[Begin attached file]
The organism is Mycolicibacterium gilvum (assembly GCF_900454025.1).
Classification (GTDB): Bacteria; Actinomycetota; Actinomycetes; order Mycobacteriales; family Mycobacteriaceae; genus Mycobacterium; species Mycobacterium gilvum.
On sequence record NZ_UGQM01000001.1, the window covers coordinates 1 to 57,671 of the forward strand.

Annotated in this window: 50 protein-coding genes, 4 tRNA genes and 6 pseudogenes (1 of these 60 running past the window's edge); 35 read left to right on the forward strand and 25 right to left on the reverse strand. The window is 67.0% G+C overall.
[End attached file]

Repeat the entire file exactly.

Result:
The organism is Mycolicibacterium gilvum (assembly GCF_900454025.1).
Classification (GTDB): Bacteria; Actinomycetota; Actinomycetes; order Mycobacteriales; family Mycobacteriaceae; genus Mycobacterium; species Mycobacterium gilvum.
On sequence record NZ_UGQM01000001.1, the window covers coordinates 1 to 57,671 of the forward strand.

Annotated in this window: 50 protein-coding genes, 4 tRNA genes and 6 pseudogenes (1 of these 60 running past the window's edge); 35 read left to right on the forward strand and 25 right to left on the reverse strand. The window is 67.0% G+C overall.